FIG. 3 shows a manner in which the air may be injected into the line 34 through lines 45 and 46 after premixing with recycled water, at approximately the same point that the catalyst is injected through line 43.
The aerated Waste water is pumped into the retention tank 28 from line 34 and under the pump pressure, flows through line 46 into the flotation cell 30 through back pressure valve 48 which is positioned at the flotation cell entry. The flotation cell 30 is maintained at atmospheric pressure, and as the waste water which is saturated with air under pressure enters the flotation cell, the reduction in pressure causes the air to be released from solution in the form of small bubbles which carry the free oil globules to the surface in the water flotation cell. Oil may then be removed from the water surface by mechanical skimming means e.g. a rotary-skimming arm. Clean waste water is removed from the flotation cell through line 50.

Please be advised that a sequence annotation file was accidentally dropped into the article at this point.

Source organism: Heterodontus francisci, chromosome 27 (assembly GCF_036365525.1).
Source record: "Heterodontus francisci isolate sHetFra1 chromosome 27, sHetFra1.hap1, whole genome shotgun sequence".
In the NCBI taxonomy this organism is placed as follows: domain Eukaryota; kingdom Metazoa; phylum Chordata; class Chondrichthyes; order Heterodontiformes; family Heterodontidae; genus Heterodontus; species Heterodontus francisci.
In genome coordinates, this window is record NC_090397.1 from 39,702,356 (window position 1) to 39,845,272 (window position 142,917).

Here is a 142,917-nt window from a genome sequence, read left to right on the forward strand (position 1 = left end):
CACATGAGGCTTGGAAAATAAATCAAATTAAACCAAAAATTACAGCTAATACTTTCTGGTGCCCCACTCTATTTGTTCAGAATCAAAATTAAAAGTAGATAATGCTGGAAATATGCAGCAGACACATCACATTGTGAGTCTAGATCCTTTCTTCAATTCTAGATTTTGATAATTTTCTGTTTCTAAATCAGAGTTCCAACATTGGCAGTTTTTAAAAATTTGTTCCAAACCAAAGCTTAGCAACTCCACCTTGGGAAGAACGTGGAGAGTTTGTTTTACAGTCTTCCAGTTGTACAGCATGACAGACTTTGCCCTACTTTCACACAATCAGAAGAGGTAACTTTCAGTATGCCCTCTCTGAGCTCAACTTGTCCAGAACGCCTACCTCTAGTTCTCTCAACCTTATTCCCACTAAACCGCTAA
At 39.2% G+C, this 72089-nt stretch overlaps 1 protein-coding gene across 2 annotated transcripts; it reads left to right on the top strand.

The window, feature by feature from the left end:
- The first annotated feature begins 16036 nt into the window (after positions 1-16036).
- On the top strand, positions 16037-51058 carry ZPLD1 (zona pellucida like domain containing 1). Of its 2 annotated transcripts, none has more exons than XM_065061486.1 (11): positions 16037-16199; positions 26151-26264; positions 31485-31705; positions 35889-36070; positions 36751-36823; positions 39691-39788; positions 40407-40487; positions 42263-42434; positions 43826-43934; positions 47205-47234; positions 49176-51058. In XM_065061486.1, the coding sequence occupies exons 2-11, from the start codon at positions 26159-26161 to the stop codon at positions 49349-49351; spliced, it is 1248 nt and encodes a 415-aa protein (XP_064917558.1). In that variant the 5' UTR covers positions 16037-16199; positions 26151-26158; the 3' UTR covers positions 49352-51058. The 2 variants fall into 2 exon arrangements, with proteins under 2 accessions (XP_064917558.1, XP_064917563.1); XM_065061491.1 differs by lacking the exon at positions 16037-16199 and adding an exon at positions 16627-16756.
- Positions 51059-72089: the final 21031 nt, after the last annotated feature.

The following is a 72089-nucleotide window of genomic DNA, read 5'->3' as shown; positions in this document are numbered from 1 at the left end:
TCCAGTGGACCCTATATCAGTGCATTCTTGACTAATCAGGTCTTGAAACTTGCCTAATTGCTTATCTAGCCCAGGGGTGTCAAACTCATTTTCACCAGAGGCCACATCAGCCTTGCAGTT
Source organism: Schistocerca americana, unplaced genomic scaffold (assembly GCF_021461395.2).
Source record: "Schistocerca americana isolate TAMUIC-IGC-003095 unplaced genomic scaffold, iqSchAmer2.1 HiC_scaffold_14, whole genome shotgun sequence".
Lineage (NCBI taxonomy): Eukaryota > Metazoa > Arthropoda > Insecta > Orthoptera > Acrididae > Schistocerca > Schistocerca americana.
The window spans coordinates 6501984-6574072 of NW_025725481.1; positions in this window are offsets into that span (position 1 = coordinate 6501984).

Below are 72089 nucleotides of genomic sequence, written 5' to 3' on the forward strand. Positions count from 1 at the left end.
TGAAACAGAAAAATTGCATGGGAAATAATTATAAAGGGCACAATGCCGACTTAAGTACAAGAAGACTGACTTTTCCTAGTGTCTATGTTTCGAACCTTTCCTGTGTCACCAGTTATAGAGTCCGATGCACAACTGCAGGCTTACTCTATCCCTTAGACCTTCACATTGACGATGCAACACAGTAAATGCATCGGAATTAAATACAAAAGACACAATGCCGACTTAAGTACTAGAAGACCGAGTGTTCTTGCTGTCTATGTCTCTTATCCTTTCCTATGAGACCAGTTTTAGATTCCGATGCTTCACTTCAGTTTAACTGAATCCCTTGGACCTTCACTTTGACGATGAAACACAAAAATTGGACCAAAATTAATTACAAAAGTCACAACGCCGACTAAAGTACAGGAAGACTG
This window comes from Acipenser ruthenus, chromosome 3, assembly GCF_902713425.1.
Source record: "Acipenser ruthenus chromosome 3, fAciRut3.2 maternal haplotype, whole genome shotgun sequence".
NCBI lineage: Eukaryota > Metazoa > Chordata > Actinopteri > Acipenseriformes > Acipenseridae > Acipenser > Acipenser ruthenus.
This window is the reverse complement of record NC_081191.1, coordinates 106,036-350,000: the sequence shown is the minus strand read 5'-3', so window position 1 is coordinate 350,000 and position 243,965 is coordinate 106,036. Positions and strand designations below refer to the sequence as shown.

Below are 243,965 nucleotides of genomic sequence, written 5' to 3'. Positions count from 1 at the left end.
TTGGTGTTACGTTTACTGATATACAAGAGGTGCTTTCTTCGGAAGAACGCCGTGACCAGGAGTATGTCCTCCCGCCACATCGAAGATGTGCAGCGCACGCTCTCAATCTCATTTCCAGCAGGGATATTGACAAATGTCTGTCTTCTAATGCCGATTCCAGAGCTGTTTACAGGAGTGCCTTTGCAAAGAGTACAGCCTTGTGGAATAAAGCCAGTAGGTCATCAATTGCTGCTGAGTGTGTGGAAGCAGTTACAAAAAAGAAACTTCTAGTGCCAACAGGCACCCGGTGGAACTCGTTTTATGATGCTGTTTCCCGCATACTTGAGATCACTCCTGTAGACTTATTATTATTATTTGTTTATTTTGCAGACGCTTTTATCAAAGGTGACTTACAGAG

The nickel catalyst added to the waste water prior to flotation, may be any water soluble nickel compound such as, nickel sulfate, nickel acetate, nickel chloride, nickel sulfamate, nickel nitrate, chelated nickel, etc. The amount of nickel is limited both by economics and by the fact that excess amounts of nickel discolor the water due to the formation of black nickel sulfide. The nickel may be added in an amount from about 0.1 p.p.m. to the limit of solubility of the nickel compound in the waste water. Generally, the nickel is added in an amount of abount 0.1 p.p.m. to 1.0 p.p.m., with the preferred range about 0.5 p.p.m to p.p.m. In .the preferred catalyst concentration range it was found that the reaction time was about two minutes At the increased concentrations of the nickel catalyst, the reaction time may be reduced, however, as above indicated, increasing the catalyst concentration is normally undesirable due to prohibitive costs and the tendency to form the black nickel sulfide. The temperature at which the sulfide may be removed in the flotation cell, is not critical, however, the temperature of about 50 to 150 F. is preferable. The temperature of the flotation operation is determined by the temperature of the waste water from the wash tanks (via skim tank 20). Although it is believed that increased temperatures would be desirable, heating within the flotation cell is believed to be impractical, with presently available equipment.